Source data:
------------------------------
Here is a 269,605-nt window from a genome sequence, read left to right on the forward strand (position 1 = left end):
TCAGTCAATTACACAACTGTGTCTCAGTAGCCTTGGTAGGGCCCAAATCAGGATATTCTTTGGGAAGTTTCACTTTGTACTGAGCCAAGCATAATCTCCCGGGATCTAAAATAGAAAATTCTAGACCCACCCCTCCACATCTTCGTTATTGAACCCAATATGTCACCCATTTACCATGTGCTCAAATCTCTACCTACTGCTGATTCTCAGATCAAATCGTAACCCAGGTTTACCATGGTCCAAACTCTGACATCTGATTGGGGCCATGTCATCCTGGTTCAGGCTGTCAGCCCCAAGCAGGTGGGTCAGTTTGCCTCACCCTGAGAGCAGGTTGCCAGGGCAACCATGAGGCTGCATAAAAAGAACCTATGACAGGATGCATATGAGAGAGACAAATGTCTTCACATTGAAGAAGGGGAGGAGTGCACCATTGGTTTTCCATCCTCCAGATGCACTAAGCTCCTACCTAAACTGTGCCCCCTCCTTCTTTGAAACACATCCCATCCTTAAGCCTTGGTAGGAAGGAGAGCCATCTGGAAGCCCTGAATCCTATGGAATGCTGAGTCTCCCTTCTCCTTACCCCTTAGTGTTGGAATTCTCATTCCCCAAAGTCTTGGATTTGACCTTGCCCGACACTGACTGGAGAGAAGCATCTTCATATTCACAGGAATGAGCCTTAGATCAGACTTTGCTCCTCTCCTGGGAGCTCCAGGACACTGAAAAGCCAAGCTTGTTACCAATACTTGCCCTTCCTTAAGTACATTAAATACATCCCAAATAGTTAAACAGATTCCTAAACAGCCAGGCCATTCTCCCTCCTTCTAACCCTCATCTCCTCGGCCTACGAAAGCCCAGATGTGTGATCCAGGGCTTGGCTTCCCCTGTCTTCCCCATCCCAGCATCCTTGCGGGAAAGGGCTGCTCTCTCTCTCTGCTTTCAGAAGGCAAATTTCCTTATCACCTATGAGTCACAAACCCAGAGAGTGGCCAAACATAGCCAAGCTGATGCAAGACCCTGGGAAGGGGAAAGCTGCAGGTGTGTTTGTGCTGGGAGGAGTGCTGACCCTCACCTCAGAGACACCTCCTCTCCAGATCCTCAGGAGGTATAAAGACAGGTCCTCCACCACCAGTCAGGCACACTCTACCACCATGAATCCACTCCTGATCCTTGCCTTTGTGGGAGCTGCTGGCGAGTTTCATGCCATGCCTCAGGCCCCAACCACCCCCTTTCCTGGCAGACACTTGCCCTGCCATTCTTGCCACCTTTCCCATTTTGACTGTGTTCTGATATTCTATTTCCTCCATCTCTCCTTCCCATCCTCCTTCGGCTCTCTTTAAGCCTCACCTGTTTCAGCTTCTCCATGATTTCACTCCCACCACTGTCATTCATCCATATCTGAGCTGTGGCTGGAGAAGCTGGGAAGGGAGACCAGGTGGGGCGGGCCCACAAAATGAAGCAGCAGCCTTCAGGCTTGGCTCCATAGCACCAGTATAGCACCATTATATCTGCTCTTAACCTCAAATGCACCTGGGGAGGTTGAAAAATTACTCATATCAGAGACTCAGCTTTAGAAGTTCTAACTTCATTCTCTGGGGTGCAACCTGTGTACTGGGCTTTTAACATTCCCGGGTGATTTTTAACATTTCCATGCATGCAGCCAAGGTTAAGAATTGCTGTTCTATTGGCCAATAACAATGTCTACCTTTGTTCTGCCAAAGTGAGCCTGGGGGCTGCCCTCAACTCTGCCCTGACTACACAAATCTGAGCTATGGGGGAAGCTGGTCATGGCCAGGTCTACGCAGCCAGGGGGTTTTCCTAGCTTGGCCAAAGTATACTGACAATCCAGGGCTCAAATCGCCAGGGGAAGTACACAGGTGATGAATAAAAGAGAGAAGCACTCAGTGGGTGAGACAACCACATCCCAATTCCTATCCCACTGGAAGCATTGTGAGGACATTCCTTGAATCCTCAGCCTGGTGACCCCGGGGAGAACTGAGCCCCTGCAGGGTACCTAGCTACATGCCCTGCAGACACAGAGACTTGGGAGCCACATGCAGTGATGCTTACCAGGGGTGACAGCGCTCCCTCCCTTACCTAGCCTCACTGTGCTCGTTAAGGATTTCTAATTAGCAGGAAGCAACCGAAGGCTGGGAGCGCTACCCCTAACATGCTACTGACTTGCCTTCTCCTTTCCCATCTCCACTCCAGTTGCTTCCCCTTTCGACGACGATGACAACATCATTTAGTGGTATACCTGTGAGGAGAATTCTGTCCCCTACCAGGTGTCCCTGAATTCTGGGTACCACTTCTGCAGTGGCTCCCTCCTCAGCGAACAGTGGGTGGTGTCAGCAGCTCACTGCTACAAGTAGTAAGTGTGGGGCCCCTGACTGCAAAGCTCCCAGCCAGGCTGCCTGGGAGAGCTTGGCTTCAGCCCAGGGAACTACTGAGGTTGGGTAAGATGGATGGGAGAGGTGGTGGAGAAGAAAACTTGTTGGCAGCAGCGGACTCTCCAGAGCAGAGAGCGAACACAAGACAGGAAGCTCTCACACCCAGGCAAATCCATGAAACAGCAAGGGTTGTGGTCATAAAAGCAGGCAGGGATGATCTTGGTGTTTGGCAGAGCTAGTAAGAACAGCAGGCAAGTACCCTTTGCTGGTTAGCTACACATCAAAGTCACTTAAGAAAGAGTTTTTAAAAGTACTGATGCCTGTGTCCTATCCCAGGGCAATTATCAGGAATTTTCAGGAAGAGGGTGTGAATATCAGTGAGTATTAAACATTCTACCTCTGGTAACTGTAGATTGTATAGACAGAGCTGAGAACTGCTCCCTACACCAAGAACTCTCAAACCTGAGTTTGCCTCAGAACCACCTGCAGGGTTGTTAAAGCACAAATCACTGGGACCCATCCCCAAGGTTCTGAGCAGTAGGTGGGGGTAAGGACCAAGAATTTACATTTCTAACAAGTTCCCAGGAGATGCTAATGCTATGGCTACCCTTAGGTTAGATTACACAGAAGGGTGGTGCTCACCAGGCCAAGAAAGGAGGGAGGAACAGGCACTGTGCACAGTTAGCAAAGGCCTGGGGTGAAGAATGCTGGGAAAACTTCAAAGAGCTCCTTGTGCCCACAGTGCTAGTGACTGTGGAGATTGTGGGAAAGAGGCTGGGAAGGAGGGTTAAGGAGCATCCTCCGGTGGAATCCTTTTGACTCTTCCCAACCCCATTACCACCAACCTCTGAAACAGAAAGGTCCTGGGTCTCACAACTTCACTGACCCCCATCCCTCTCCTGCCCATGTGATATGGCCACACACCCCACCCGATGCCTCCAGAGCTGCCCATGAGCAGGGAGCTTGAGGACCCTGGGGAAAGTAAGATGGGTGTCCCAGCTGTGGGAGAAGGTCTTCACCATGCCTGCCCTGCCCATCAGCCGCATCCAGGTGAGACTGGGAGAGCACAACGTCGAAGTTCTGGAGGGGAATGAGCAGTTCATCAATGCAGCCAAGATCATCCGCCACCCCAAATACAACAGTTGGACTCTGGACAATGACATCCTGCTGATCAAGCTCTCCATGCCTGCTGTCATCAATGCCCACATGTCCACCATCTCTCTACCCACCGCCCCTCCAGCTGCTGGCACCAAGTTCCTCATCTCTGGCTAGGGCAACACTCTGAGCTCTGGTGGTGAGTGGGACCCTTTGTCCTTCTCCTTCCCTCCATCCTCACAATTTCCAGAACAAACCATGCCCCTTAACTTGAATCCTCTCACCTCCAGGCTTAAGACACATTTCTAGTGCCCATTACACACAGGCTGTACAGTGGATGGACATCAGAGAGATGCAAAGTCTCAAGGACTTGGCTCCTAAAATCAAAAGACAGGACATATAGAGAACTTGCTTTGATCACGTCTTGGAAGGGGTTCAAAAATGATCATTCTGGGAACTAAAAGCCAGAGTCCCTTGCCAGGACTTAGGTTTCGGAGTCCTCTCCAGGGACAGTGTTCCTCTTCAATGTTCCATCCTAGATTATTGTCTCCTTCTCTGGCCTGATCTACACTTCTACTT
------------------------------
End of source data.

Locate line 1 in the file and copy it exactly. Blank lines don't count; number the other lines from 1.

Here is a 269,605-nt window from a genome sequence, read left to right on the forward strand (position 1 = left end):